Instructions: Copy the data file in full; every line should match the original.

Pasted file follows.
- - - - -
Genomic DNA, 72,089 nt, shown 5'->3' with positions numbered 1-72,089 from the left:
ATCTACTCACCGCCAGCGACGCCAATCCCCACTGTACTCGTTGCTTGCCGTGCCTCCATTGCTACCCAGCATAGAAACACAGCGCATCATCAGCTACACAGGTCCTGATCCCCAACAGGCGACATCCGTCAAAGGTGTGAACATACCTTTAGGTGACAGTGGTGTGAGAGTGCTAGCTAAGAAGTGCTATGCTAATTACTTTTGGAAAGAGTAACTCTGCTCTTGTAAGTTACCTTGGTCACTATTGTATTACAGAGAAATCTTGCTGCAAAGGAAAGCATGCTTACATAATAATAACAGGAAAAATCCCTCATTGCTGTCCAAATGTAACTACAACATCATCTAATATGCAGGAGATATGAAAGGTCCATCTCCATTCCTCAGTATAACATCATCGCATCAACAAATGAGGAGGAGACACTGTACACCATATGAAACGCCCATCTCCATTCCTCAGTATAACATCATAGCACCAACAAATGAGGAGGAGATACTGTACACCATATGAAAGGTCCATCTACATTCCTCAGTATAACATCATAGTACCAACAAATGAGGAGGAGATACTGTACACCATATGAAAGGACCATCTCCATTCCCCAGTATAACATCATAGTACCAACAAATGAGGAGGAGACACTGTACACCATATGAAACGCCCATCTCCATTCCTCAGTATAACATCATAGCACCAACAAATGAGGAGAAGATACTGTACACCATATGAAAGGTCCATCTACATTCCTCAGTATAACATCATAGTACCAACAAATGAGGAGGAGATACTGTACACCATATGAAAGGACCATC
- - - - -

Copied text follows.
Genomic DNA, 72,089 nt, shown 5'->3' with positions numbered 1-72,089 from the left:
ATCTACTCACCGCCAGCGACGCCAATCCCCACTGTACTCGTTGCTTGCCGTGCCTCCATTGCTACCCAGCATAGAAACACAGCGCATCATCAGCTACACAGGTCCTGATCCCCAACAGGCGACATCCGTCAAAGGTGTGAACATACCTTTAGGTGACAGTGGTGTGAGAGTGCTAGCTAAGAAGTGCTATGCTAATTACTTTTGGAAAGAGTAACTCTGCTCTTGTAAGTTACCTTGGTCACTATTGTATTACAGAGAAATCTTGCTGCAAAGGAAAGCATGCTTACATAATAATAACAGGAAAAATCCCTCATTGCTGTCCAAATGTAACTACAACATCATCTAATATGCAGGAGATATGAAAGGTCCATCTCCATTCCTCAGTATAACATCATCGCATCAACAAATGAGGAGGAGACACTGTACACCATATGAAACGCCCATCTCCATTCCTCAGTATAACATCATAGCACCAACAAATGAGGAGGAGATACTGTACACCATATGAAAGGTCCATCTACATTCCTCAGTATAACATCATAGTACCAACAAATGAGGAGGAGATACTGTACACCATATGAAAGGACCATCTCCATTCCCCAGTATAACATCATAGTACCAACAAATGAGGAGGAGACACTGTACACCATATGAAACGCCCATCTCCATTCCTCAGTATAACATCATAGCACCAACAAATGAGGAGAAGATACTGTACACCATATGAAAGGTCCATCTACATTCCTCAGTATAACATCATAGTACCAACAAATGAGGAGGAGATACTGTACACCATATGAAAGGACCATC